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Let $u\in\mathcal{S}'(\mathbb{R}^n)$. Suppose that $u$ is also a measurable function on $\mathbb{R}^n$. Is it true that the Fourier transform $\hat{u}$ as a tempered distribution is always a complex Borel measure?

I believe that this is the case with more assumptions on $u$. For instance, say $u$ is integrable. fixing a bounded open set $\Omega$ in $\mathbb{R}^n$, for any a test function $\phi\in \mathcal{D}(\Omega)$, $$|\langle \hat{u},\phi\rangle|=\big|\int_{\mathbb{R}^n}u(x)\int_{\Omega}\phi(p)e^{-ix\cdot p}dp\big|\le \|u\|_{1}\|\phi\|_{\infty}|\Omega|$$ and from there on the Riesz–Markov–Kakutani representation theorem could be used.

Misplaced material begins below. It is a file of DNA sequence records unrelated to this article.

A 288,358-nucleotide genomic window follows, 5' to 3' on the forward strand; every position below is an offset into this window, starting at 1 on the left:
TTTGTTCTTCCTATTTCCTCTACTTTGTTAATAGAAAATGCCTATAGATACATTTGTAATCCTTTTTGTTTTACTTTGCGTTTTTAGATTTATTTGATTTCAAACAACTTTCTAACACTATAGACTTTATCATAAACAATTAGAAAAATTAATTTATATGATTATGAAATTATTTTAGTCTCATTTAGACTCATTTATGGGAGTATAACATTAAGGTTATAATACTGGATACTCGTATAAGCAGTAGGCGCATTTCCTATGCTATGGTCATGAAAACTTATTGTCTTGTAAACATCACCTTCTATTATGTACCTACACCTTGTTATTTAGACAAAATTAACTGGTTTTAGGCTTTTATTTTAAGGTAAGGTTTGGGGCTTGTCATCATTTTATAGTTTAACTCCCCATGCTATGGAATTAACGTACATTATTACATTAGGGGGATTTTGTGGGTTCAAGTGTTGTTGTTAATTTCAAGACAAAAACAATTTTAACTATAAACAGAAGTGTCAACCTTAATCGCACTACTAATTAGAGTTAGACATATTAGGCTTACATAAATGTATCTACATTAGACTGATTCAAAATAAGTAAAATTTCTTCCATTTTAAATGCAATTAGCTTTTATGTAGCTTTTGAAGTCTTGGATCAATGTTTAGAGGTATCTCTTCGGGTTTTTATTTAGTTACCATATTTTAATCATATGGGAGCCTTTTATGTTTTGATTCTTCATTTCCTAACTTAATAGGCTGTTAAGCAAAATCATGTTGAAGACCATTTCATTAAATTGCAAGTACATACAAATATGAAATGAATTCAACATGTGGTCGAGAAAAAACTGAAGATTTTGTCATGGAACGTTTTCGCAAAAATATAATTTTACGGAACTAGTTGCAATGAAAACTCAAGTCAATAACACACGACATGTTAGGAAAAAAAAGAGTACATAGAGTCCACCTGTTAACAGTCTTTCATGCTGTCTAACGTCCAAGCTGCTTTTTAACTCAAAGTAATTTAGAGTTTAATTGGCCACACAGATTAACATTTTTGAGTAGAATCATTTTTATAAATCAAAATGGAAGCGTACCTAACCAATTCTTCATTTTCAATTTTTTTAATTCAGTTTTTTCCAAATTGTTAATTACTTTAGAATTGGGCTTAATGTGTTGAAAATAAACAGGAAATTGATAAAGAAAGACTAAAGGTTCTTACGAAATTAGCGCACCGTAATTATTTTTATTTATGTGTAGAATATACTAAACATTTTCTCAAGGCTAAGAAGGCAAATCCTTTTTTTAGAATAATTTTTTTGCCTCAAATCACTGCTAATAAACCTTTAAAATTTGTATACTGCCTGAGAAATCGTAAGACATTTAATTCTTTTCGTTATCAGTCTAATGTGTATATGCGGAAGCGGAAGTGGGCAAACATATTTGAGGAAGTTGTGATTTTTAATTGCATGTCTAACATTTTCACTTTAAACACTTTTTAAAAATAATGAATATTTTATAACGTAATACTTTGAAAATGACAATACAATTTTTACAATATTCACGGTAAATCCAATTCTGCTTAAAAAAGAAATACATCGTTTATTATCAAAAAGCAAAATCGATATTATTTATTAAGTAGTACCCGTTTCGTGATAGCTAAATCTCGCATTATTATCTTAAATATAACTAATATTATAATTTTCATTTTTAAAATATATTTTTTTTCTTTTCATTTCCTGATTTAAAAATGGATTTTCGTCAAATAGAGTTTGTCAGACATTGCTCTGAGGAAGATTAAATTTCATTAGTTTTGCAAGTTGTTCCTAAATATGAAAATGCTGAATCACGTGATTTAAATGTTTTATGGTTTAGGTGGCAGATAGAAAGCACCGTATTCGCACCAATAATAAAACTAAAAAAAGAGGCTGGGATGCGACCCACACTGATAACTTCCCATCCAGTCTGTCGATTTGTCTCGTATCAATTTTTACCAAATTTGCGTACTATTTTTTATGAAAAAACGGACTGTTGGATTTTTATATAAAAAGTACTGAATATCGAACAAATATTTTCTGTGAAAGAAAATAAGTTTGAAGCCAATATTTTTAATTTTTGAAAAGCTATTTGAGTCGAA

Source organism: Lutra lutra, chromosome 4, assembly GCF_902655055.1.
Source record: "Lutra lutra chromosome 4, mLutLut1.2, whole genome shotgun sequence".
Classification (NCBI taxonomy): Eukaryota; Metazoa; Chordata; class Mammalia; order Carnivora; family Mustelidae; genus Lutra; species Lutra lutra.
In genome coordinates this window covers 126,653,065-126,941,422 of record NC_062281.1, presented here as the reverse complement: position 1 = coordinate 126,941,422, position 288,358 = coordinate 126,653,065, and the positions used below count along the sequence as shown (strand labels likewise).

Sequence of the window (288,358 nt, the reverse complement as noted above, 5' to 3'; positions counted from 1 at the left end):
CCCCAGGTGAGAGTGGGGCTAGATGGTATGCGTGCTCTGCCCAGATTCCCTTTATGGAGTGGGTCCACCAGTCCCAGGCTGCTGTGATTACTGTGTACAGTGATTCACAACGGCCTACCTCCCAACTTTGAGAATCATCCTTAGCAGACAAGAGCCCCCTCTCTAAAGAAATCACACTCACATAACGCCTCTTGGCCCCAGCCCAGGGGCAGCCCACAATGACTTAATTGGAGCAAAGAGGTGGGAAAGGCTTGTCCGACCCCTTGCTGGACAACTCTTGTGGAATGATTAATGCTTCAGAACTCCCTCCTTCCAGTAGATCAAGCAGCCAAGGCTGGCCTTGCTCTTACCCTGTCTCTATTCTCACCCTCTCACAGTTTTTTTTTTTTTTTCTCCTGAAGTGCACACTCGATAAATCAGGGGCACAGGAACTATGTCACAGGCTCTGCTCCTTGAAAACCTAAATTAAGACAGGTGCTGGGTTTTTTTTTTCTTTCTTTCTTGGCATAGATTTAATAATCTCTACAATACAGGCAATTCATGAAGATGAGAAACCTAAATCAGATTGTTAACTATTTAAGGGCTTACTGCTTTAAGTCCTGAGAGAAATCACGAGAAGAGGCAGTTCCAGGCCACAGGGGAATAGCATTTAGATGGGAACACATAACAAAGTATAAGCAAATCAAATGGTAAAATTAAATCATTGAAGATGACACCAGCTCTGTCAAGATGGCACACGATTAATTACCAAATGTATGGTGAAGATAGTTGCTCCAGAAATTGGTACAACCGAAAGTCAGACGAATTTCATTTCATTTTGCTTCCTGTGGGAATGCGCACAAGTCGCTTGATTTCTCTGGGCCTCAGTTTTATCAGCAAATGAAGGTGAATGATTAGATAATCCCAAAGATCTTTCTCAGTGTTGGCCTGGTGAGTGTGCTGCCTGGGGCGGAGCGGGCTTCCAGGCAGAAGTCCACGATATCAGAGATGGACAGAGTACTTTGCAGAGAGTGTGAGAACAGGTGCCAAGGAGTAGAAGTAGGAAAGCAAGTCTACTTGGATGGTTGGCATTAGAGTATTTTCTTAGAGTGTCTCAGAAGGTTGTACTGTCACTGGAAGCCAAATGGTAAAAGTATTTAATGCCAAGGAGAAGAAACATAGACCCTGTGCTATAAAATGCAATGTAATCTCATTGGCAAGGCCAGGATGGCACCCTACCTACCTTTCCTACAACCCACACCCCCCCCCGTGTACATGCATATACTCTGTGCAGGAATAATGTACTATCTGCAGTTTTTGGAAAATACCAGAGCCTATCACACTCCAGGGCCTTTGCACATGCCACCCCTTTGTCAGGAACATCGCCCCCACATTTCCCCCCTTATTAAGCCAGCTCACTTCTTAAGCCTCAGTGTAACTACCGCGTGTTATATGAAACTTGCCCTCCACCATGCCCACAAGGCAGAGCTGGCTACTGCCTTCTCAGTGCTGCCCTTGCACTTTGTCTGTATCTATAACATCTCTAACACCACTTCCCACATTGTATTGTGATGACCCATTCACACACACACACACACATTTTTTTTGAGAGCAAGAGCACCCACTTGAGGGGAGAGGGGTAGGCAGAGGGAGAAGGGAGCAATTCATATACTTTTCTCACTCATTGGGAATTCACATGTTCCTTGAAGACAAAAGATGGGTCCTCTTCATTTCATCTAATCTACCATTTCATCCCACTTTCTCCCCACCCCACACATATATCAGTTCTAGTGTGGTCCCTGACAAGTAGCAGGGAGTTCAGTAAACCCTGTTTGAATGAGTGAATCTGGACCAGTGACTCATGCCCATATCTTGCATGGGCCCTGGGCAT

But is $\hat{u}$ a complex Borel measure under weaker assumptions on $u$, or none at all other than that $u$ is a measurable function?

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    $\begingroup$ No! For example, the Fourier transform of $\mathrm{sign} x$ is $\operatorname{p.v.} (\pi x)^{-1}$. $\endgroup$ – Mateusz Kwaśnicki Apr 2 at 6:14
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    $\begingroup$ @Cabbage By Bochner's theorem, the functions whose Fourier transforms are measures are exactly the complex functions "of positive definite type", i.e. the linear span of the positive-definite functions. In particular, they are all continuous. So there is something wrong with your argument. For example, the indicator function of $[-1,1]$ is integrable, but its Fourier transform, the sinc function (up to normalization) does not define a measure because it is not absolutely integrable. $\endgroup$ – Robert Furber Apr 2 at 7:14

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